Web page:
Soaring jobless rates leave many Indian youth adrift

As graduates with good degrees struggle to find jobs, a social activist warns that the situation could lead to anarchy
Soaring jobless rates leave many Indian youth adrift

Unemployed Indian youth fill in registration forms at an employment bureau in Mumbai in this file image. According to a report by the International Labor Organization, 81 percent of all employed persons in India work in the informal sector. (Photo by Indranil Mukherjee/AFP) 

Ajay Sharma, 23, is struggling for work three years after earning a master's degree in business administration with distinction. His hopes of working with an international bank look bleak.

His father, a retired government servant in New Delhi, funded his studies at a reputed institution. Even after gaining a 93 percent mark in his university exam, the jobless situation and the financial burden add to Sharma's despair.

"Things turned contrary to what I imaged during college days. The banks aren't taking any new recruits after the economy slowed down in 2016," said Sharma, who lives in New Delhi. The only job offers he got were from city restaurants with a monthly salary of about US$300.

Sharma now offers private tuition to high school students at his home and in a nearby coaching center, generating a monthly income of US$500 a month. "Can you call it a job?" he asked in a depressed tone.

Sharma is among millions of qualified young Indians forced to take up jobs that do not match their qualifications because of growing unemployment.

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According to a World Bank report published on May 2, more than eight million jobs are required every year for India to keep its employment rate constant as its working-age population of those above 15 years is increasing by 1.3 million every month.

"The trend of growing unemployment in the country is worrisome and merits serious concern from the government," said Bishop Alex Vadakumthala, chairman of the labor department at the Indian bishops' conference.

In February, two million people applied for 9,500 jobs as typists and stenographers with the government of southern Tamil Nadu state, media reports said. Applicants included 992 doctorate holders, 23,000 master of philosophy scholars, 250,000 postgraduates and 800,000 graduates.  

In March, 200,000 people applied when Mumbai police wanted to recruit 1,167 constables — and 423 applicants were engineering graduates. Other applicants included postgraduates in management, commerce and computer science besides graduates in mass media and communications.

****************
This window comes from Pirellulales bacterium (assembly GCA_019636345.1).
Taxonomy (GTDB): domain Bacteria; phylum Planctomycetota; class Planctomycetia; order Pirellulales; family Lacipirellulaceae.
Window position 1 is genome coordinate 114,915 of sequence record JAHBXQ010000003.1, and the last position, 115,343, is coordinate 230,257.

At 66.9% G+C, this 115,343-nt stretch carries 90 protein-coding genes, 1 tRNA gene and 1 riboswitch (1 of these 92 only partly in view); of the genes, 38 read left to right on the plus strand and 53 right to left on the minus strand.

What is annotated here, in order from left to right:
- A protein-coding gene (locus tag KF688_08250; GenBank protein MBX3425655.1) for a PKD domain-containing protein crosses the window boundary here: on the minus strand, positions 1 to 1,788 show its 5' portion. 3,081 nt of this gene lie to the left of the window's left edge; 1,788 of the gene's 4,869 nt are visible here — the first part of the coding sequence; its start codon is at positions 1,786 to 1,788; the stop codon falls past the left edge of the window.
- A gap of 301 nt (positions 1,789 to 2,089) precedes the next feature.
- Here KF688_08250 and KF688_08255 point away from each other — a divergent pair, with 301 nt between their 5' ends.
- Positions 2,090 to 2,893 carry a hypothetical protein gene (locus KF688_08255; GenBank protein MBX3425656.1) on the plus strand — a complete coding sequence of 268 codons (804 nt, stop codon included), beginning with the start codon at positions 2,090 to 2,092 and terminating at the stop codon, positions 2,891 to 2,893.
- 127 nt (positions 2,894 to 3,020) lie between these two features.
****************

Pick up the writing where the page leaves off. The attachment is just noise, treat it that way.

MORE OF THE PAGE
A recent International Labor Organization (ILO) report said that by 2019 India will have 18.9 million unemployed people, making it the home of 10 percent of the world's jobless people.

The country will have a labor force of 535 million in 2019 but some 74 percent or 398.6 million will have poor-quality jobs. The report showed that in 2017 about 23 percent of India's working population lived in extreme or moderate poverty.

Young people's frantic search for good jobs reflects how the government is taking the young generation lightly and undermining their concerns, says Khalid Ahmad, a social activist and member of Kashmir's Youth Forum. 

The pro-Hindu Bharatiya Janata Party came to power in 2014 promising massive growth and employment. However, four years later, the situation continues to be grim and is turning grimmer with each passing day.  

Increasing unemployment could lead to anarchy as jobless young people can easily be lured to unlawful activities. "It will be the total breakdown of law but the government seems to be in no mood to address the issue," Ahmad said. 

Working in the shadows 

The ILO survey revealed that 81 percent of all employed persons in India make a living by working in the informal sector. A growing number (98.3 percent) of people aged 15-24 are working in the informal sector, compared with 67.1 percent of people aged 25 or more.

"The high incidence of informality [remains] a major challenge for the realization of decent work for all and sustainable and inclusive development," said Rafael Diez de Medina, director of the ILO's department of statistics. 

The unorganized sector, which includes farming, carpet making and wayside restaurants, contains employers not registered with the government. Employees are poorly paid for irregular work and have no leave, labor rights, social security or pensions. Their employers can fire them at will.

Management graduates like Sharma are at best part of the unorganized workforce. "I studied hard for years. All I wanted was to get a secure life with a guaranteed income. I didn't pass a management degree to teach eighth-graders," he told ucanews.com.

Praveen Mishra, a Gujarat-based civil society activist and chief of rights group Jan Sangharsh Morcha, told ucanews.com that joblessness has reached unmatched proportions. Most Indians, who have been traditionally engaged in farming and trade, do not have a sense of organized jobs and do not see unemployment as an issue for the government to resolve, he said.

The government creates issues to divert the attention of young people from burning issues such as unemployment, he said. 

"Sometimes unemployed youth are made to run after a filmmaker accused of offending religious sentiments, sometimes a cartoonist, sometimes they find a beef eater as their ultimate enemy, and sometimes a guy who gets cozy with a girlfriend on the metro," Mishra said. 

Bishop Vadakumthala suggested the government needs to roll out schemes to help young people create their own employment.

"There should be financial assistance from the government to establish small-scale industries and create self-help groups. It could help improve the situation," he said.

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